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Regulators unveil crowdfunding rules for startups

Crowdfunding platform Kickstarter was used to raise $5.7-million (U.S.) to make the Veronica Mars movie.

Robert Voets

Canadian entrepreneurs eager to use "crowdfunding" to raise capital may soon get the chance, as most of the country's securities regulators unveiled proposed rules Thursday for selling equity over the Internet.

But investor-rights advocates warn the new rules could expose even more investors to fraud. And crowdfunding enthusiasts, while welcoming the proposals, said some of the new rules were too restrictive, and could hamper the growth of what they see as the future of raising startup capital.

On Thursday, securities commissions in Ontario, British Columbia, Quebec, Manitoba, Saskatchewan, New Brunswick and Nova Scotia announced proposed rules to regulate the raising of limited amounts of capital, and the selling of shares, through crowdfunding websites. While many of the proposals are similar, some provinces have proposed different limits.

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The Ontario Securities Commission, for example, would allow companies to raise a maximum of $1.5-million in equity in any 12-month period through crowdfunding. Individuals would be able to invest no more than $2,500 in a single project, to a maximum of $10,000 a year.

But the British Columbia Securities Commission says it would allow companies to raise just $150,000 per offering, twice a year. Investors would be limited to a maximum of $1,500 in a single offering.

To address widespread concern about fraud, regulators have proposed a lengthy set of restrictions. Crowdfunding websites, or portals, will have to be registered with securities commissions as "restricted dealers," and comply with minimum capital and insurance requirements as well as various reporting rules.

They would be required to do background checks on companies and their directors or officers who are raising equity on their sites. The OSC says it will be the responsibility of a portal to shut out issuers it believes are fraudulent.

But some feel these safeguards may not be enough.

Neil Gross, executive director of the shareholder advocacy group FAIR Canada, said that with so much stock fraud already targeting unsophisticated investors in Canada, regulators have not weighed the costs and benefits of crowdfunding.

"The question is how much loss and financial ruin are these provisions going to cause, and how does that compare to the benefit in terms of funding of new companies that this is likely to generate?" he asked.

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Canada's nascent crowdfunding industry largely welcomed the proposals, but said they may need fine-tuning.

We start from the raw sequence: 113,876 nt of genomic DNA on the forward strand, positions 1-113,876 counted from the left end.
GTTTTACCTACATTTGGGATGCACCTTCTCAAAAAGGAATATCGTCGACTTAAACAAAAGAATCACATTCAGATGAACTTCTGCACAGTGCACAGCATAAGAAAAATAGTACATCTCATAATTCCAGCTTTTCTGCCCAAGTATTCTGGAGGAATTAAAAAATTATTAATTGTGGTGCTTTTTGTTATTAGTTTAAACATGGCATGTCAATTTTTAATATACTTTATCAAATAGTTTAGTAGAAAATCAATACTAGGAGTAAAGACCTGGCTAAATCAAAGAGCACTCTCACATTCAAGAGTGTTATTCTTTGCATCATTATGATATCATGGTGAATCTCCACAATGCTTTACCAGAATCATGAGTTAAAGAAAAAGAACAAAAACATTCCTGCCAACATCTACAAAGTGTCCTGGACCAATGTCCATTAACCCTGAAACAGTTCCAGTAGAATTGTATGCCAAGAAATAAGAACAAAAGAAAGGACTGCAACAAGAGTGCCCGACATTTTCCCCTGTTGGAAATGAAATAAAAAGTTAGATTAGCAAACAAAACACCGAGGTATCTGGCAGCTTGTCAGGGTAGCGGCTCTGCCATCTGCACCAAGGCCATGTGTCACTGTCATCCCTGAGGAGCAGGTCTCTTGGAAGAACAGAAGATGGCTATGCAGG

Sandi Gilbert, founder of Calgary-based crowdfunding portal SeedUps Canada, said one issue is a provision that would not allow those currently registered under existing securities rules, like her company, to also take advantage of the new registration for crowdfunding portals. This could make raising capital more expensive, she said, as many companies would need to pay fees for both.

"If this looks like it is still going to cost an issuer $50,000 of out-of-pocket money before he can go raise his $250,000, it is not going to work," she said in an interview.

Crowdfunding has exploded in recent years as a way to raise small donations for projects ranging from films to video games to gadgets. The producers of the Veronica Mars movie earned huge publicity last year when they raised $5.7-million (U.S.) on the crowdfunding platform Kickstarter to fund their feature film.

With a growing number of small firms seeking financing through the Internet, securities regulators worldwide are facing pressure to allow companies to issue shares in exchange for funds they receive.

Meanwhile, the OSC announced another landmark proposed rule change on Thursday, which proponents say could allow new ventures to raise billions of dollars.

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Under the proposal, Ontario would adopt rules similar to those in other provinces, that would allow investors to invest a maximum of $10,000 in a business that produces an "offering memorandum," a disclosure document that falls short of a full prospectus. Investors who meet certain net asset thresholds could invest up to $30,000. Industry groups that lobbied for the changes praised the move in general but said the proposed limits were too low.

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Toronto City Hall Reporter

Jeff Gray is The Globe and Mail’s Toronto City Hall reporter. He has worked at The Globe since 1998. From 2010 to 2016, he was the law reporter in Report on Business, covering Bay Street law firms and white-collar crime. He won an honourable mention at the National Magazine Awards for investigative journalism in 2010. More

Real Estate Reporter

Janet McFarland is the real estate reporter for The Globe and Mail’s Report on Business, with a focus on residential real estate trends. She joined Report on Business in 1995, and has specialized in reporting on corporate governance, executive compensation, pension policy, business law, securities regulation and enforcement of white-collar crime. More

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